August 12, 2010

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Cloud one
A new OS hits version 1.0
By John “jaQ” Andrews  jandrews@hippopress.com

If it weren’t for that friend in college named Joli, this might have slipped under my radar. An operating system named Jolicloud, based on Linux and designed for netbook users who want to keep all their data online.

The Jolicloud Web site encourages you to download the “16MB installer which will automatically get you Jolicloud 1.0.” Odd wording, I thought, but it’s actually pretty darn accurate. Here I was thinking the OS was incredibly compact, making efficient use of the meager disk space available on netbooks.

Nope. The “installer” downloads multiple gigabytes of more stuff. Well done, marketing team. The installer advises that it might take about 20 minutes. “Just go for a coffee and come back later, we will take care of everything,” it says with horrifying comma usage. The progress bar then showed that it was 46 percent done the entire time it was downloading.

I know, little nits. After rebooting the real test began.

I have another Linux-based OS, Ubuntu, installed that uses its own bootloader. Jolicloud showed up as a second option in the Windows bootloader after that. When I chose it, it completed installation and setup of a user account — pretty standard for any Linux-based OS. It got weird when it demanded that, before anything else, I connect to the Internet. It takes this cloud computing thing pretty seriously! Fortunately, it recognized my wireless network hardware and connected to my home router once I gave it the proper credentials.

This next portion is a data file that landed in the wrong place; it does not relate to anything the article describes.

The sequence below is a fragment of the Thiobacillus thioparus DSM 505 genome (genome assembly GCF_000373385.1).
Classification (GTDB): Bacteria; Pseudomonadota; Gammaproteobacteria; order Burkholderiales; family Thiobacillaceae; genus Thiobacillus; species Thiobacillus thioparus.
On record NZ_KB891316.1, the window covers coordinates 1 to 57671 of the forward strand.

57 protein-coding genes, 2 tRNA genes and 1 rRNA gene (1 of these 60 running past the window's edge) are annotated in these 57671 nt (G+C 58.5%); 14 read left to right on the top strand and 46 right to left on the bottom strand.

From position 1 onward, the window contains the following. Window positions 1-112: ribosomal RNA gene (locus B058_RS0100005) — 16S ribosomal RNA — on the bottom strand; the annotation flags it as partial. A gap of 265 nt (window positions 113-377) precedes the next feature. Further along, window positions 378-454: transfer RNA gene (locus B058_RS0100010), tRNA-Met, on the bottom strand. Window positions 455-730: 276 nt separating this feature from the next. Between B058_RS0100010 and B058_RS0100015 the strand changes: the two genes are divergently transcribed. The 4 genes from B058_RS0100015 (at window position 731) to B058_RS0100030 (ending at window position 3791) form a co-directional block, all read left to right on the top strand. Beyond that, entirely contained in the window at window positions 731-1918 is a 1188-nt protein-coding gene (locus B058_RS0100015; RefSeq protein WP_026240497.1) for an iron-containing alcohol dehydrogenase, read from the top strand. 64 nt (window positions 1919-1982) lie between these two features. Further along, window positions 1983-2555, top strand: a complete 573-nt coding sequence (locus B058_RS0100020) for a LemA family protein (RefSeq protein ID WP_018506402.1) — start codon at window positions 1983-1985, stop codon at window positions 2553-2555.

It got really weird when I had to create another account. This account would live with Jolicloud’s servers and allow me to sync the applications and settings of this machine with any other machine on which I installed the OS. It even gave me the option to link the account to Facebook so I could “Like” applications and such.

Once I finally got to the regular interface, it was pretty much like other netbook operating systems: a main launcher with a few pre-installed applications. It also included buttons for hundreds of other apps available to download and install with a single click. Some live on the Web, so “installing” them pretty much amounts to creating a link, while others are actually put on your local drive.

Jolicloud usually depends on being connected to the Internet so that it can automatically update itself and any programs you have installed. There is an offline mode, however, just in case you unwisely travel somewhere without Wi-Fi.

After booting back into Windows, another oddity popped up: the system clock read four hours earlier than the actual time. I can’t conclusively blame this on Jolicloud, since I have plenty of junk on my PC and rarely reboot, and the clock within Jolicloud was correct.

I did search out the location of the 9GB Jolicloud used on my hard drive. Most operating systems will set up a separate partition for themselves, an inviolable section of the disk cordoned off from everything else. Not so here; instead, there was a 9GB file called “root.disk” sitting in my C:\jolicloud\disks\ folder. This explained, sorta, why I couldn’t read my Windows files from within Jolicloud — the computer had booted to an image on that very file system already. (It also means that if I erase my Windows installation for some reason, bam, there goes Jolicloud too.) The story might be different if using a bootable USB drive, CD or DVD.

Will I use it extensively? Honestly, no, probably not. I rarely use the Ubuntu partition taking up another 10GB of my hard drive either. But it sure is nice to have the option.


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